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Wednesday, April 07, 2010

Anti-Islamic Decals on a Military Base

From the Religion Clause blog (via my co-author Tom Baker) coms news of Nieto v. Flatau, a First Amendment case from North Carolina that struck down a military base regulation banning the display of "extremist, indecent, racist or sexist messages" on a motor vehicle, as applied to a civilian-employee motorist's display of decals attacking Islam.  The Court -- absolutely correctly -- held that the military base (Camp Lejune) was a non-public forum, which meant that a speech regulation can be content-based, as long as it is viewpoint-neutral (and reasonable).  And the court -- again correctly, I think -- held that the regulation, at least as applied here (more on that idea later), was viewpoint-based, since the defendant conceded that pro-Islamic decals would be allowed.

I think the court got to the right result under current First Amendment doctrine.  But it took an interesting turn that I'm wondering about.  The court stated  (at page 13) that the regulation, quoted above, was facially viewpoint-neutral.  (The court also concluded that it was content-based, which I think is clearly right.)  But then it held that, as applied to the plaintiff's display of his decals, it was viewpoint-based.

I wonder about that turn.  The court states (page 13) that the regulation "prohibits certain categories of speech (i.e., extremist, indecent, sexist or racist), but without regard to any particular message or point of view."  Really?  I would have thought that, say, a restriction on racist speech not only restricts speech about race (thus, speech on a particular topic) but speech with a certain viewpoint (i.e., one of intolerance, or hate, or inequality, or what have you).  I would have thought, then, that the restriction was inherently viewpoint-based -- that is, viewpoint-based on its face.  I know content and viewpoint-neutrality questions are sometimes difficult, but I wouldn't have thought this would have been one of those difficult questions.

I also wonder about the impact of this rule on military bases generally, though here I'm less skeptical of the court's opinion and more simply curious about its implications.  Are other military zones -- say, military bases abroad -- subject to these same First Amendment rules?  Does a US military base in Germany have to tolerate Americans driving around with anti-German bumper stickers, unless they want to ban pro-German stickers as well?  I suppose what I'm wondering about, doctrinally, comes down to the strength of the government interest in even a viewpoint-based rule: is it a compelling government interest that it doesn't want its personnel publicly expressing dislike of the host nation or its people?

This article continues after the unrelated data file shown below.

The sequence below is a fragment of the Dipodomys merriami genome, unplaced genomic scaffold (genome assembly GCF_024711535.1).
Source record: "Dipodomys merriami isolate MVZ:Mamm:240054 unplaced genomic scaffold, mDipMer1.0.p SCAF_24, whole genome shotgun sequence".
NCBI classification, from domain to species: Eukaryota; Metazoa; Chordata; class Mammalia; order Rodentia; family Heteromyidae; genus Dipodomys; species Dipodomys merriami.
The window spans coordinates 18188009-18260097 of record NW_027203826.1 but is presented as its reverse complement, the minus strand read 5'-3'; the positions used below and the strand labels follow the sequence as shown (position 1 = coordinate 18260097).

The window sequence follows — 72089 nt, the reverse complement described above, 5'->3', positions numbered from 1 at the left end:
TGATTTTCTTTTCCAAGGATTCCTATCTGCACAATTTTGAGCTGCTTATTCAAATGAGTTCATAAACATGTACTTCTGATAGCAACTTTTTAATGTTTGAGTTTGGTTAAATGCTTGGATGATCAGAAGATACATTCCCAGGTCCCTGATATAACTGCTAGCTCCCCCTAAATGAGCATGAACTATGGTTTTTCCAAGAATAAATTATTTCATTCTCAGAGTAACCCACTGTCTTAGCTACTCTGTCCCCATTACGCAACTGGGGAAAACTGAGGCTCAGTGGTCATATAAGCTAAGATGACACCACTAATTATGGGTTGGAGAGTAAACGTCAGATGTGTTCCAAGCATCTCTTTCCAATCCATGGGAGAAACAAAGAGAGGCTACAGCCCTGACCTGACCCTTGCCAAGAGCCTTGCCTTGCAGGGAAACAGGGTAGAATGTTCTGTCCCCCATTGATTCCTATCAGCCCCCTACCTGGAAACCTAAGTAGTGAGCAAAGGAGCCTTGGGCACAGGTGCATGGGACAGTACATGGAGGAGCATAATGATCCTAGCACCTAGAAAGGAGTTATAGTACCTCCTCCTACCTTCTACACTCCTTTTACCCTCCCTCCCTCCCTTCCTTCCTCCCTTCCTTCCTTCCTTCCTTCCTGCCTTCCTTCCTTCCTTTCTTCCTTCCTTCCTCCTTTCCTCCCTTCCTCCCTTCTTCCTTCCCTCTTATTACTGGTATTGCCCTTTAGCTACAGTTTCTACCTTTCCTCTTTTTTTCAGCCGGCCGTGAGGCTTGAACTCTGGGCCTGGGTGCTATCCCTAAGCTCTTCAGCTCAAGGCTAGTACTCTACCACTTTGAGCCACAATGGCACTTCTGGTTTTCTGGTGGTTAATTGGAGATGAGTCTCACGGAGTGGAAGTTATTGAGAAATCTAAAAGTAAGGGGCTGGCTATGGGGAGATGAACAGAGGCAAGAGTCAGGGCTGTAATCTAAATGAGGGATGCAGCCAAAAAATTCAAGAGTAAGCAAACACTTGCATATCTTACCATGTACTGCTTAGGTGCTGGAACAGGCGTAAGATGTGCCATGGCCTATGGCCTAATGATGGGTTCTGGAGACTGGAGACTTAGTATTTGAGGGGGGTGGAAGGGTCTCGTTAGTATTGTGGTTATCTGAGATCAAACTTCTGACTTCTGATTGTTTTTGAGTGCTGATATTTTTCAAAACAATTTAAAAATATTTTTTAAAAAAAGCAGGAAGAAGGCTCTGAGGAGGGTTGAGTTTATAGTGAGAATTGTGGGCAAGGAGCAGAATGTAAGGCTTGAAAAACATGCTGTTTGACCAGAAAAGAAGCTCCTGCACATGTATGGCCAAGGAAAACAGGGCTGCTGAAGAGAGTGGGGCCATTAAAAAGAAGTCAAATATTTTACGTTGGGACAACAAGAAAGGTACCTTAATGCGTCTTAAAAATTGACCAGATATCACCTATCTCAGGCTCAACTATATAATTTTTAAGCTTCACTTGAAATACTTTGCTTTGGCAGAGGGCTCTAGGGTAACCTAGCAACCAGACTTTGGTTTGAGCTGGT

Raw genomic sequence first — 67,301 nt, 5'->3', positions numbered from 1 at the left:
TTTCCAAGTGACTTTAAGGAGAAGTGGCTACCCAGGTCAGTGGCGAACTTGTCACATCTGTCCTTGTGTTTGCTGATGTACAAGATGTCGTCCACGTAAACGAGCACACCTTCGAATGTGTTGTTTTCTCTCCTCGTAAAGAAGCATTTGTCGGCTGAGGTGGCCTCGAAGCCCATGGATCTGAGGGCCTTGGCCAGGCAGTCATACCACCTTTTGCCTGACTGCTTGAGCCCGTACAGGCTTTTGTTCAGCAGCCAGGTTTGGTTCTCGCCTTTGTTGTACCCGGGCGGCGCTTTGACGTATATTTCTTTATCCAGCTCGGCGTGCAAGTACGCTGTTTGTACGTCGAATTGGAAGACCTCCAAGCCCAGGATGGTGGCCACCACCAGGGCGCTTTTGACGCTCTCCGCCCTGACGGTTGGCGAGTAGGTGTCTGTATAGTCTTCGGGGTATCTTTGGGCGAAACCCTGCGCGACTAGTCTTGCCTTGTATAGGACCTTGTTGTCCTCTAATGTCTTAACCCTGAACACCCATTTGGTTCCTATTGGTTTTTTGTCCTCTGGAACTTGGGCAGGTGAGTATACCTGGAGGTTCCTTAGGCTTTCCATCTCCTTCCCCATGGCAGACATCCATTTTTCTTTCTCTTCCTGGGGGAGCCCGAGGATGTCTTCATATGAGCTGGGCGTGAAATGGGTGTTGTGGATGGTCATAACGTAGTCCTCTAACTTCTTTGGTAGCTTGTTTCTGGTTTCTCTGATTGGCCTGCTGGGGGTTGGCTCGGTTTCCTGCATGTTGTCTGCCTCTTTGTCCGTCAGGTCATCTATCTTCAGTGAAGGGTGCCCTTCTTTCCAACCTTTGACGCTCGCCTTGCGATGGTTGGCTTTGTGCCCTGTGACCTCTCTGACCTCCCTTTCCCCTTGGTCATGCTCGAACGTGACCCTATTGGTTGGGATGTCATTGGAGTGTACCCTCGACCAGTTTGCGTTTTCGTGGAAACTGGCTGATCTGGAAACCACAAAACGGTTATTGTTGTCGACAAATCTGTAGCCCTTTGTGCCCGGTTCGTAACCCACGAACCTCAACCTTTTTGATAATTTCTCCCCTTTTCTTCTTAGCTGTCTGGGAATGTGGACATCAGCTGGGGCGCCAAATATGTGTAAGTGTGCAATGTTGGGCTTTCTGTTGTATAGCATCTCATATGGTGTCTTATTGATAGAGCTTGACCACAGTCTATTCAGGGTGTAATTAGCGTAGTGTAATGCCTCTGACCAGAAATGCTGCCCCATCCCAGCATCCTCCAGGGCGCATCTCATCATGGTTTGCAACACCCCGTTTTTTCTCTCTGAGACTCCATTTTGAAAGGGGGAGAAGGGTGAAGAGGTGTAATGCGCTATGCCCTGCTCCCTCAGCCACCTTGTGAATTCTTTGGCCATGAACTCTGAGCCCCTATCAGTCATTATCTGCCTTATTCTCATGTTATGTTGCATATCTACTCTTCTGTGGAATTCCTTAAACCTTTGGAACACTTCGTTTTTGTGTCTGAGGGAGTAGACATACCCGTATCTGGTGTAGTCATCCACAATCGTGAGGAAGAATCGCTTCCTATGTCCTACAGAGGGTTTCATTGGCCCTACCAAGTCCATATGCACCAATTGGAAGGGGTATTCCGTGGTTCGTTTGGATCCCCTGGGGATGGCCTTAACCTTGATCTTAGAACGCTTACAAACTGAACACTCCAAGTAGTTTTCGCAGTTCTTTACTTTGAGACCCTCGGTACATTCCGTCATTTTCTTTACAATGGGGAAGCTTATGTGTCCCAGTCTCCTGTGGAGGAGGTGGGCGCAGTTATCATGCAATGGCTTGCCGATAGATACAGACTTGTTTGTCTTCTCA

Even as I ask that question I sense the concern about censorship, even in this context.  Still, I can't imagine that, say, our bases in Iraq allow even civilian personnel to exhibit anti-Iraqi or anti-Islamic decals -- or maybe I'm just naive about that.  (I can imagine the base commander tolerating private statements and maybe even semi-privately displayed decals and such, maybe for enforcement or morale reasons.)  But if I'm right about restrictions on public displays (and let's say, by civilian personnel), what's the reason?  Is it that the First Amendment simply doesn't apply at all in those contexts?  Or are those types of bases (foreign? near active combat zones?) some sort of super-duper non-public forum, where even viewpoint-based restrictions pass muster? 

Posted by Bill Araiza on April 7, 2010 at 06:37 PM | Permalink

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Comments

I think the level of abstraction used on viewpoint neutrality clues us in on what the Judge was thinking. From a Bird's eye view, this could be seen through the polar lens of "hate speech" enthusiasts vs. equality-loving persons. Then, it is clearly not viewpoint neutral. If seen from a more functional lens of extremists against certain groups of persons (as opposed to all minority groups of persons) vs. persons who want a civil workplace for people of all stripes, then it is content-based, but viewpoint-neutral. It's not trying to take any specific side in a racial/sex/religious debate, but wants to be a non-threatening/insulting atmosphere where people from all backgrounds can work and not have animosity others on the base. I do realize the irony of using the term "non-threatening" here.

Posted by: Josh | Apr 7, 2010 8:17:17 PM

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